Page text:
MedEdits | Medical School Admissions Consulting

Tuesday, April 27, 2010

The Importance of Away Rotations in Medical School

By Jessica Freedman, MD, MedEdits

If you are a rising 4th year medical student, you should be seeking out away elective rotations in your desired specialty. Many students worry that doing away electives at a program they would like to attend could do more damage than good. However, unless you have a poor performance, even someone who is perceived as slightly above average as a visiting student might be ranked higher than a student with similar stats and has not worked in the department. When I was the associate residency director, I always preferred to rank highly a student who was a "known entity" and had a predictable performance rather than a student whom I didn't know.

What can you do to ensure that you are perceived in the best light during your away rotations?

1) Show up early and stay late.

2) Work harder than you have on any other rotation. Do not plan to have much free time during this rotation.

3) Read about your cases.

4) Be professional and confident (but not over-confident).

5) Be independent and a help to the residents and attending on your team; you want to be perceived as a true team player.

6) Treat everyone well -- your fellow students, residents, nurses, staff and, of course, your attending(s).

7) Go to every conference and be sure to introduce yourself to the program director if s/he is not the attending on service.

I am now working with clients for the 2010/2011 match season. Many students need supplemental guidance or advising while in medical school and throughout the residency application process. If you would like to work with me this year, I encourage you to contact me soon. As a private medical educational advisor, I work one on one with students and play the same role as I did when I worked in a formal academic setting at Mount Sinai in New York City.

Saturday, April 17, 2010

Compassion in Medicine

By Jessica Freedman, MD,

An enlightening piece by Katherine Rosman in the Wall Street Journal illustrates the importance of compassion when treating patients and their families. It also reinforces how our personal experience with illness nurtures our empathy and shapes our approach to patient care. This article, and the corresponding comments, should be read by anyone considering a career in medicine.

Wednesday, April 14, 2010

Residency: Are You Competitive?

By Jessica Freedman, MD,

When choosing your specialty, it is essential to determine your competitiveness for that specialty. How do you start making this evaluation? I suggest applicants first review the NRMPs Charting Outcomes in the Match which is published annually. This report outlines average USMLE scores, number of research experiences, volunteer experiences, etc. for US allopathic medical school graduates and "independent" residency applicants. A caveat in evaluating this data is that all candidates who are not US allopathic medical school graduates are lumped into the "independent" category.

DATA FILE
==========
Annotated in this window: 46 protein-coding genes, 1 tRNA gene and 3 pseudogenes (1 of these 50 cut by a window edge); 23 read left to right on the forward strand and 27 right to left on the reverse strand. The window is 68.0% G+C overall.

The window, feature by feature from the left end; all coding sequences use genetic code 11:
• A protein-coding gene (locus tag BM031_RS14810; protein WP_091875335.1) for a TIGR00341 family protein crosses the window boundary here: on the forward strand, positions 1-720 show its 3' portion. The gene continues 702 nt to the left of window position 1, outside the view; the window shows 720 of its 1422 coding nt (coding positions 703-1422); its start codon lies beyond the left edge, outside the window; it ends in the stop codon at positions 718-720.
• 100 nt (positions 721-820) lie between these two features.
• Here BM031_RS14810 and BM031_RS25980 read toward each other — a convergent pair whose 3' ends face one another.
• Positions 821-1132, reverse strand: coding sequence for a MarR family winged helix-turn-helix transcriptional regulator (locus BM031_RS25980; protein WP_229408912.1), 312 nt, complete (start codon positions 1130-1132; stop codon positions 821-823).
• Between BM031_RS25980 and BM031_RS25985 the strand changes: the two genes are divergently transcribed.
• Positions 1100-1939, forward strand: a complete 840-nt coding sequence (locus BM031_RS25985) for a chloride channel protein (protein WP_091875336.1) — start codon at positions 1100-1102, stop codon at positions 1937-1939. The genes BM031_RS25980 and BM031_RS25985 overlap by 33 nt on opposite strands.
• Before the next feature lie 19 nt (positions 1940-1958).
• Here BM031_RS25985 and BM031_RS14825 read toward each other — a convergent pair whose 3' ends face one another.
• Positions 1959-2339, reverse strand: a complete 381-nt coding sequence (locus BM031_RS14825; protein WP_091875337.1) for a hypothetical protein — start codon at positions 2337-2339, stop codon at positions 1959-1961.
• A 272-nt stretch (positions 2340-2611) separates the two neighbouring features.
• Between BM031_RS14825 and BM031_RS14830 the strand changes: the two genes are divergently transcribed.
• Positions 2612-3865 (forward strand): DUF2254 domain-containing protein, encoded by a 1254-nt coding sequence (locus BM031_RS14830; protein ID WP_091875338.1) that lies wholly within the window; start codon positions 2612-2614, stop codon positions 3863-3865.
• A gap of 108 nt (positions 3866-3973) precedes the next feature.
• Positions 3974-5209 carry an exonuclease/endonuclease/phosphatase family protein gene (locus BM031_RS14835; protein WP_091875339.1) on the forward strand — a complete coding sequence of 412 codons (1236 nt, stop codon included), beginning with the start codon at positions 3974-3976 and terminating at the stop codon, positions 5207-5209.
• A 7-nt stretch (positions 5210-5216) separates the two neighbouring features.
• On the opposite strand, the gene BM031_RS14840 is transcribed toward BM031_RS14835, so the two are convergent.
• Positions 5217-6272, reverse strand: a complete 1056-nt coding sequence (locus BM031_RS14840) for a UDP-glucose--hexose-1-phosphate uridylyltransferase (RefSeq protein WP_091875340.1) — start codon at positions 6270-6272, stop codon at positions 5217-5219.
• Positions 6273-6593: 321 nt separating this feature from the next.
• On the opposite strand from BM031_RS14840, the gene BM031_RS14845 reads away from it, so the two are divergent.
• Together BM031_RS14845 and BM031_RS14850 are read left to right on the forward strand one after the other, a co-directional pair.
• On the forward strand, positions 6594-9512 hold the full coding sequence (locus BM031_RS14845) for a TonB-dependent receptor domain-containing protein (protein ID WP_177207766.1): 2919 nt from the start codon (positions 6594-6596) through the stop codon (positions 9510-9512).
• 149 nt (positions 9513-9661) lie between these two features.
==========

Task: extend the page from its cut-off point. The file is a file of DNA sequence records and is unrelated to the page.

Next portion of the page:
It is important to be realistic. For example, if you failed the USMLE Step 1 on your first attempt and then barely passed on your second attempt, it is unlikely that you can match in the most competitive specialties. If your stats are on the "borderline," you should also consider applying for your top choice specialty and another "backup" specialty, just in case.

If you are interested in working with me for the 2010/2011 application season, please retain my services soon.

Wednesday, April 7, 2010

AMCAS, TMDSAS and AACOMAS Applications 2010

by Jessica Freedman, MD,

The AMCAS application system will open "on or about May 4th, 2010." You can start working on your application when the system opens but you cannot submit until early June. For applicants who do not have a premed committee that is sending a letter packet, keep in mind that you can use the AMCAS Letters of Recommendation service. Only 14 medical schools are not participating in this option.

The Texas, TMDSAS, and osteopathic, AACOMAS, application services both open on May 3rd.

If you are interested in working with me on your medical school or residency application for the upcoming season, please contact me soon. 

Sunday, April 4, 2010

Personal Statement Article and Podcast

by Jessica Freedman, MD,

An article that I authored, Personal Statement Myths, was published today on the Student Doctor Network. You can also listen to the corresponding MedEdits podcast on iTunes.